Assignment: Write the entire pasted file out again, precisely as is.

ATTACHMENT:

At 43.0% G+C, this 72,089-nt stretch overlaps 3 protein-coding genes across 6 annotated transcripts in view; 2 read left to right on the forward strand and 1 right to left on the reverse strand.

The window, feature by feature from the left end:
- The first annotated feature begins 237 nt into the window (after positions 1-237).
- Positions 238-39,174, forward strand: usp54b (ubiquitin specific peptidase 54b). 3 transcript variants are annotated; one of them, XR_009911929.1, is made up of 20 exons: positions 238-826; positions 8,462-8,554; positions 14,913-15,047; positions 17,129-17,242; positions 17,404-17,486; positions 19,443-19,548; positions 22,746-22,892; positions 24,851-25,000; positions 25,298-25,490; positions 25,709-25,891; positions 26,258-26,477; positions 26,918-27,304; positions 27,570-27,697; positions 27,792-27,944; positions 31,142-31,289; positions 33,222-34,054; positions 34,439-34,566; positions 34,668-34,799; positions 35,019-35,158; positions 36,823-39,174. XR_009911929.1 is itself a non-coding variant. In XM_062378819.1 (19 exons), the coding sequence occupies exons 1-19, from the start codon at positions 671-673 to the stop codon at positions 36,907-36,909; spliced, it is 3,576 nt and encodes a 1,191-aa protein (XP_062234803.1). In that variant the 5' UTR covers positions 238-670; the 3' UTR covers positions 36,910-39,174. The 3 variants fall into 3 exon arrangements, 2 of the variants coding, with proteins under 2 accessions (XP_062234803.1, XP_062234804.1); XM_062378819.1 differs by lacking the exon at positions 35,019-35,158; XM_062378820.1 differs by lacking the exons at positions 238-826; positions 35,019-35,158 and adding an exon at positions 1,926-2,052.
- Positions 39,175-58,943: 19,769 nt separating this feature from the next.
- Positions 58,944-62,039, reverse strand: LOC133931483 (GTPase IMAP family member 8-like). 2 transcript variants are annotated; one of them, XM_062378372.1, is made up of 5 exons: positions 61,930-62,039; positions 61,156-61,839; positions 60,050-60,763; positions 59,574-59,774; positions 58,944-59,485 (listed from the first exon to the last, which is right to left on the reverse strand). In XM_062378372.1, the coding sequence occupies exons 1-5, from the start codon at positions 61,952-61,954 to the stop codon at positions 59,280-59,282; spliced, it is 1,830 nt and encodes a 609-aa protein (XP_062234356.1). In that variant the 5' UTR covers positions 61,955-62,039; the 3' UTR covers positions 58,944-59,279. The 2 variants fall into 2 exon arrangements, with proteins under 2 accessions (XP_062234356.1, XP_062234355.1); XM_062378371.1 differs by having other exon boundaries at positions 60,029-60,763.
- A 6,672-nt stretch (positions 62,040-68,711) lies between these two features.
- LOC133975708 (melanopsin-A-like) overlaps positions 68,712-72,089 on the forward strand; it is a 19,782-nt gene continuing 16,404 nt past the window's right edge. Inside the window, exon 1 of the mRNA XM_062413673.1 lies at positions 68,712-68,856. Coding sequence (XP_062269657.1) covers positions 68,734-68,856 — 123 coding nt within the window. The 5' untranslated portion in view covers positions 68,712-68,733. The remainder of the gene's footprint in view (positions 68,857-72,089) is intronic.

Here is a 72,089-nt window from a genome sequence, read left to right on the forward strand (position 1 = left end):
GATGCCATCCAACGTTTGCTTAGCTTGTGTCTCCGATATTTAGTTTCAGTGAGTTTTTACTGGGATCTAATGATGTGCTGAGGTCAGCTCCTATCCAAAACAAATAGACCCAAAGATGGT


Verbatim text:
At 43.0% G+C, this 72,089-nt stretch overlaps 3 protein-coding genes across 6 annotated transcripts in view; 2 read left to right on the forward strand and 1 right to left on the reverse strand.

The window, feature by feature from the left end:
- The first annotated feature begins 237 nt into the window (after positions 1-237).
- Positions 238-39,174, forward strand: usp54b (ubiquitin specific peptidase 54b). 3 transcript variants are annotated; one of them, XR_009911929.1, is made up of 20 exons: positions 238-826; positions 8,462-8,554; positions 14,913-15,047; positions 17,129-17,242; positions 17,404-17,486; positions 19,443-19,548; positions 22,746-22,892; positions 24,851-25,000; positions 25,298-25,490; positions 25,709-25,891; positions 26,258-26,477; positions 26,918-27,304; positions 27,570-27,697; positions 27,792-27,944; positions 31,142-31,289; positions 33,222-34,054; positions 34,439-34,566; positions 34,668-34,799; positions 35,019-35,158; positions 36,823-39,174. XR_009911929.1 is itself a non-coding variant. In XM_062378819.1 (19 exons), the coding sequence occupies exons 1-19, from the start codon at positions 671-673 to the stop codon at positions 36,907-36,909; spliced, it is 3,576 nt and encodes a 1,191-aa protein (XP_062234803.1). In that variant the 5' UTR covers positions 238-670; the 3' UTR covers positions 36,910-39,174. The 3 variants fall into 3 exon arrangements, 2 of the variants coding, with proteins under 2 accessions (XP_062234803.1, XP_062234804.1); XM_062378819.1 differs by lacking the exon at positions 35,019-35,158; XM_062378820.1 differs by lacking the exons at positions 238-826; positions 35,019-35,158 and adding an exon at positions 1,926-2,052.
- Positions 39,175-58,943: 19,769 nt separating this feature from the next.
- Positions 58,944-62,039, reverse strand: LOC133931483 (GTPase IMAP family member 8-like). 2 transcript variants are annotated; one of them, XM_062378372.1, is made up of 5 exons: positions 61,930-62,039; positions 61,156-61,839; positions 60,050-60,763; positions 59,574-59,774; positions 58,944-59,485 (listed from the first exon to the last, which is right to left on the reverse strand). In XM_062378372.1, the coding sequence occupies exons 1-5, from the start codon at positions 61,952-61,954 to the stop codon at positions 59,280-59,282; spliced, it is 1,830 nt and encodes a 609-aa protein (XP_062234356.1). In that variant the 5' UTR covers positions 61,955-62,039; the 3' UTR covers positions 58,944-59,279. The 2 variants fall into 2 exon arrangements, with proteins under 2 accessions (XP_062234356.1, XP_062234355.1); XM_062378371.1 differs by having other exon boundaries at positions 60,029-60,763.
- A 6,672-nt stretch (positions 62,040-68,711) lies between these two features.
- LOC133975708 (melanopsin-A-like) overlaps positions 68,712-72,089 on the forward strand; it is a 19,782-nt gene continuing 16,404 nt past the window's right edge. Inside the window, exon 1 of the mRNA XM_062413673.1 lies at positions 68,712-68,856. Coding sequence (XP_062269657.1) covers positions 68,734-68,856 — 123 coding nt within the window. The 5' untranslated portion in view covers positions 68,712-68,733. The remainder of the gene's footprint in view (positions 68,857-72,089) is intronic.

Here is a 72,089-nt window from a genome sequence, read left to right on the forward strand (position 1 = left end):
GATGCCATCCAACGTTTGCTTAGCTTGTGTCTCCGATATTTAGTTTCAGTGAGTTTTTACTGGGATCTAATGATGTGCTGAGGTCAGCTCCTATCCAAAACAAATAGACCCAAAGATGGT